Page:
A beautiful sight.
From that time on until the Lee
pedestal was reached the drawing of the ropes was beautiful.
On all the porches and at the windows the fair women of the city were to be seen.
Confederate flags were waved, and the tiny flimsy handkerchiefs were kissed by the breeze as their owners, with enthusiastic acclaim, smiled upon the scene.
To the groups of matronly ladies the picture brought back recollections of the terrific conflict, when the roar of deep-voiced cannon reverberated through the city, mingled with the sharp, quick rattle of musketry.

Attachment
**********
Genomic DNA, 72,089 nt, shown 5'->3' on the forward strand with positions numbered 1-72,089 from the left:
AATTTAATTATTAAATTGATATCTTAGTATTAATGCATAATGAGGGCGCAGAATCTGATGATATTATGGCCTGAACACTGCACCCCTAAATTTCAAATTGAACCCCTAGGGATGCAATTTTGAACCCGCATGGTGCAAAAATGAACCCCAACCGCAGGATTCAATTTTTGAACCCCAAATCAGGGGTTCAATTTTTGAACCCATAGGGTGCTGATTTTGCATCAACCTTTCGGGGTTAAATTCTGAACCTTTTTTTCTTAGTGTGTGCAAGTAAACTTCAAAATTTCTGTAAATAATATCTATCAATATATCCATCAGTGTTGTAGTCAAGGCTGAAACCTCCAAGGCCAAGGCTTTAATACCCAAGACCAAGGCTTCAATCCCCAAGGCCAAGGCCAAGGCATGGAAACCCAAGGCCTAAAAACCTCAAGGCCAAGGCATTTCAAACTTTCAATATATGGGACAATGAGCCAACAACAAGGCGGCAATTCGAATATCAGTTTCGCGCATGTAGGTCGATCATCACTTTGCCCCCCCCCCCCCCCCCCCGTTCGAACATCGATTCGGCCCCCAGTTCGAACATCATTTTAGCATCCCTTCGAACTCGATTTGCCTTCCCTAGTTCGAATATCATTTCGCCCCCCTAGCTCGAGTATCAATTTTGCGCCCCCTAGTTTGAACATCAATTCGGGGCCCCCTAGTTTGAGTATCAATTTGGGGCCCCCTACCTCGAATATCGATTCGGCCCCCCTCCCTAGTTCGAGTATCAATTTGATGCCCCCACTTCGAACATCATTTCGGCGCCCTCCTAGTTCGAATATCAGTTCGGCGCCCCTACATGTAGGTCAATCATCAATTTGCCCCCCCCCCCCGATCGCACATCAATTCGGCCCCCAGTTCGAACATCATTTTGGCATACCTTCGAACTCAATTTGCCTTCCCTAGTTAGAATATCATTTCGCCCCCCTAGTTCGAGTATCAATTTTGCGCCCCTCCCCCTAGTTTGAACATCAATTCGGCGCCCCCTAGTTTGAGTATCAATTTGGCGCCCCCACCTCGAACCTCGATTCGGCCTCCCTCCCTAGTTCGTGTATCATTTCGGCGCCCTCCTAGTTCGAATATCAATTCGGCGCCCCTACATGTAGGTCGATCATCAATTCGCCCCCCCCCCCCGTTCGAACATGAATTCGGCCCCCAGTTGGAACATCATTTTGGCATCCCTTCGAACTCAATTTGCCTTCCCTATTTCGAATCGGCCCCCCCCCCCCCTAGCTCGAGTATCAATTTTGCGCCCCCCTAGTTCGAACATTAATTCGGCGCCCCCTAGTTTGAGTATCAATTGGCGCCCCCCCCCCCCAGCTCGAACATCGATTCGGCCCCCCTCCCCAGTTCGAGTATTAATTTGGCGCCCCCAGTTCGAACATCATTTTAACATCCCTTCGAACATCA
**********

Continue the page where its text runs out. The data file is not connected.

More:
To the fair girls the view stirred in their hearts the thoughts of war, and forced into their eyes the teardrop of sorrow as they remembered that brother or father had fallen following the footsteps of the immortal Lee
. To the young men it fired their hearts with patriotism, and impressed more indelibly on their minds the facts that are recorded in the ‘Lost Cause.’
It was a beautiful, indescribable sight.
No people were ever gathered with more genuine enthusiasm.